US: Oregon announces 'phased withdrawal' of federal troops

Federal authorities negotiate a deal with Oregon to increase police presence in Portland in exchange for the departure.

Federal agents who have clashed with protesters in Portland, Oregon, will begin a “phased withdrawal” from Oregon’s largest city, Governor Kate Brown said on Wednesday.

Acting Homeland Security Secretary Chad Wolf said in a statement the plan negotiated with Brown over the last 24 hours includes a “robust presence” of Oregon State Police in downtown Portland.

“State and local law enforcement will begin securing properties and streets, especially those surrounding federal properties that have been under nightly attack for the past two months,” Wolf said.

The agents will begin leaving the city’s downtown area on Thursday, Brown said.

President Donald Trump appeared to stand firm with his deployment of federal agents to Portland.

Trump told reporters on Wednesday morning: “We’re not leaving until they secure their city” as he began a trip to Texas to tout his energy policy. 

The ACLU accused federal agents of acting unlawfully in Portland.

“This administration claims to be defending the federal courthouse, but won’t obey the orders coming out of it. What purpose are these agents actually serving, then?” said Kelly Simon, interim legal director of the ACLU of Oregon.

One journalist, Jonathan Levinson, of Oregon Public Broadcasting, said in a statement to the court that while he was trying to take a photograph on Friday, he saw a federal agent raise his weapon, aim it at him and fire several rounds.

“My camera and lens were splattered with paint,” Levinson said. “Based on my position and the position of people around me, there is almost no chance the agent was aiming at anyone other than me.”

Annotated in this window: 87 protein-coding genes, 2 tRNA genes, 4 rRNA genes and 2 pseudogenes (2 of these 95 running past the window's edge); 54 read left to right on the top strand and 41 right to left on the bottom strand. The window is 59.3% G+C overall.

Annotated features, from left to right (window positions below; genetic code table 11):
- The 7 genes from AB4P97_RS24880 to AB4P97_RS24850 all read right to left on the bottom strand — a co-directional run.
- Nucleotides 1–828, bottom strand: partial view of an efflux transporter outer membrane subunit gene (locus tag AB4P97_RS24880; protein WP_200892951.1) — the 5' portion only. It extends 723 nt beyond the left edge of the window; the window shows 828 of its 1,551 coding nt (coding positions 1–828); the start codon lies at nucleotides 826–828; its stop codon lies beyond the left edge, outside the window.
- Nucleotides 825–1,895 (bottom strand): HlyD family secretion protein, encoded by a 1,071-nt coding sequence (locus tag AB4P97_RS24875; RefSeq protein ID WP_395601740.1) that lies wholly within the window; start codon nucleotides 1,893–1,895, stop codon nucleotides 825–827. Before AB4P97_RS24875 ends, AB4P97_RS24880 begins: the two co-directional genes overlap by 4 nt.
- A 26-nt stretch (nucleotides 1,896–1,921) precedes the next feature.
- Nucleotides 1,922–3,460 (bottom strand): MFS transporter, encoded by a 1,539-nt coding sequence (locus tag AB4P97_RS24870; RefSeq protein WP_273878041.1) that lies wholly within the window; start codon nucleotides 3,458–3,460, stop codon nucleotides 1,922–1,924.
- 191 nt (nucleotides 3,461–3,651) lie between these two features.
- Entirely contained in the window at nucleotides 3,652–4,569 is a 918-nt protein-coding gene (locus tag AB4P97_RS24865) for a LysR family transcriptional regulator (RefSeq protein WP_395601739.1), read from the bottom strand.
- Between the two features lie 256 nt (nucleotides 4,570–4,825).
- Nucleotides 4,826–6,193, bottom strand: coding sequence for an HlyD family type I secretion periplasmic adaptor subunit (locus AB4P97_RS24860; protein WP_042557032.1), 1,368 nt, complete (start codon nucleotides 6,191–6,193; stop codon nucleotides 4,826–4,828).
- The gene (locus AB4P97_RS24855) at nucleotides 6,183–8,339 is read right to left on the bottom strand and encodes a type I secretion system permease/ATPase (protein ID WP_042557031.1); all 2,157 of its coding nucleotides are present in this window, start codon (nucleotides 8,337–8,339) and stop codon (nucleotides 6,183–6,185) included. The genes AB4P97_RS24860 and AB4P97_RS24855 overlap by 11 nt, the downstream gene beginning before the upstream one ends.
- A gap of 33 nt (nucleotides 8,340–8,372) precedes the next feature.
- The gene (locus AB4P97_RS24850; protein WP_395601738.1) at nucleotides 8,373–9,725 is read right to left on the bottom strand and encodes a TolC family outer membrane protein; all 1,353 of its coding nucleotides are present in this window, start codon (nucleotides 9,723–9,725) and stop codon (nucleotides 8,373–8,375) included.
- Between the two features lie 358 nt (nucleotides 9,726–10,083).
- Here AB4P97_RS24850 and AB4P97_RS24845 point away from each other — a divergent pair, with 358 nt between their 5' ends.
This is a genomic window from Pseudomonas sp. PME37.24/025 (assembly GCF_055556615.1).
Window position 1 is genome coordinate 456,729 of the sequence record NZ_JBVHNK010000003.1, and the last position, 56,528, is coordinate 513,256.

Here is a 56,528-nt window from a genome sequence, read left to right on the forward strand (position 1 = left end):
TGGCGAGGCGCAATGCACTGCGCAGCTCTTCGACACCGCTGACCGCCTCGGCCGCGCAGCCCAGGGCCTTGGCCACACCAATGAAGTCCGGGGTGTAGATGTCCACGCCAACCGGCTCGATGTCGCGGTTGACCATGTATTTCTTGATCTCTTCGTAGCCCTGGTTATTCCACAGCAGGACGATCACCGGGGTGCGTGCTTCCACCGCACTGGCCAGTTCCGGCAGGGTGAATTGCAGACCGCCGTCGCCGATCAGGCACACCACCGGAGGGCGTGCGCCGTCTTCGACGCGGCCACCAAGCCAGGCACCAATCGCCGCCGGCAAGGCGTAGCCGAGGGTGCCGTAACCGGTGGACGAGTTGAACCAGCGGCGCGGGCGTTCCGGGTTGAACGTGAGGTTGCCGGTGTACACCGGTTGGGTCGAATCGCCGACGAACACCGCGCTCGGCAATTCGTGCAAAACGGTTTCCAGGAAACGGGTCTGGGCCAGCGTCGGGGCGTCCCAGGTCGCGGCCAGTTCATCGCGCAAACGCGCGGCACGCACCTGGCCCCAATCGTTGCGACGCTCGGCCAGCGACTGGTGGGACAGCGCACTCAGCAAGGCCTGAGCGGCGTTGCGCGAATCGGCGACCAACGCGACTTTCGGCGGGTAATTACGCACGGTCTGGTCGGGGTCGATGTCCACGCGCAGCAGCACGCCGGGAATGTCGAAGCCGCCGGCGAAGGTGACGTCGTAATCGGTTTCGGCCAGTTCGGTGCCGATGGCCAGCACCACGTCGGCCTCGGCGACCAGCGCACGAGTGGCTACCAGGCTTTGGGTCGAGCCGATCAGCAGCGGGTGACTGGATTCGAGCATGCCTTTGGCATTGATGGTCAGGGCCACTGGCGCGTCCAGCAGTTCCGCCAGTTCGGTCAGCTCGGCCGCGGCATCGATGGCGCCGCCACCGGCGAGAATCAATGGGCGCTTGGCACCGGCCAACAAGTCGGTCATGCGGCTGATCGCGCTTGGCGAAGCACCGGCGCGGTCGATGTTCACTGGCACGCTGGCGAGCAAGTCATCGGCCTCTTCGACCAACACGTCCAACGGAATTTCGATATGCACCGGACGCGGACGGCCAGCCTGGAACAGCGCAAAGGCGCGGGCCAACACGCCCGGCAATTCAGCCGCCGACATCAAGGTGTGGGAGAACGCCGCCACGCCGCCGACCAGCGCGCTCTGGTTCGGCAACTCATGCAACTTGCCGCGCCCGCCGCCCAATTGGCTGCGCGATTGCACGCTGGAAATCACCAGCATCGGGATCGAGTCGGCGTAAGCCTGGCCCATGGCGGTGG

Levinson, who has covered conflicts worldwide, said he was wearing a press pass and a helmet that says “PRESS” in big letters on the front and back.

Kat Mahoney, a legal observer with the ACLU, said a federal agent fired a paintball at her, hitting her in the head on Friday. The next night, an agent sprayed her and three other observers in the face as they told him they were legal observers and pointed to their credentials.

BREAKING: We’re receiving reports that at least one protester was abducted off the streets today by unmarked “officers” — this time in New York City.

These dangerous, abusive, and indefensible actions must stop. Law enforcement must be held accountable. pic.twitter.com/I9VQo4Tvbx

There was no immediate comment from the federal agencies on the motion and accusations.

Court a flashpoint 

Two groups also have sued the Department of Homeland Security, alleging it violated the constitution by sending federal law enforcement to disperse crowds with tear gas and rubber bullets.

The agency did not immediately respond to a request for comment about the lawsuit from the Wall of Moms – a group of self-described mothers – and the Don’t Shoot Portland group.

Members of the group of mothers have “been tear-gassed night after night, left vomiting and unable to eat or sleep because of the toxic poison blasted at them,” the lawsuit said.

Portland’s Democratic mayor, Ted Wheeler, and City Commissioner Jo Ann Hardesty had asked Wolf on Monday for a meeting to discuss a ceasefire and their desire for the removal of the extra federal agents deployed to Portland.

On the same day, US Attorney Billy J Williams insisted that the agents will remain as long as protesters keep attacking the Mark O Hatfield Federal Courthouse.

Protesters have tried almost every night to tear down a fence erected to protect the building, set fires in the street and hurled fireworks, Molotov cocktails and bricks, rocks and bottles at the agents inside.

On the 60th night of protests, demonstrators near the court were met with tear gas, pepper balls and stun grenades fired by agents early on Tuesday.

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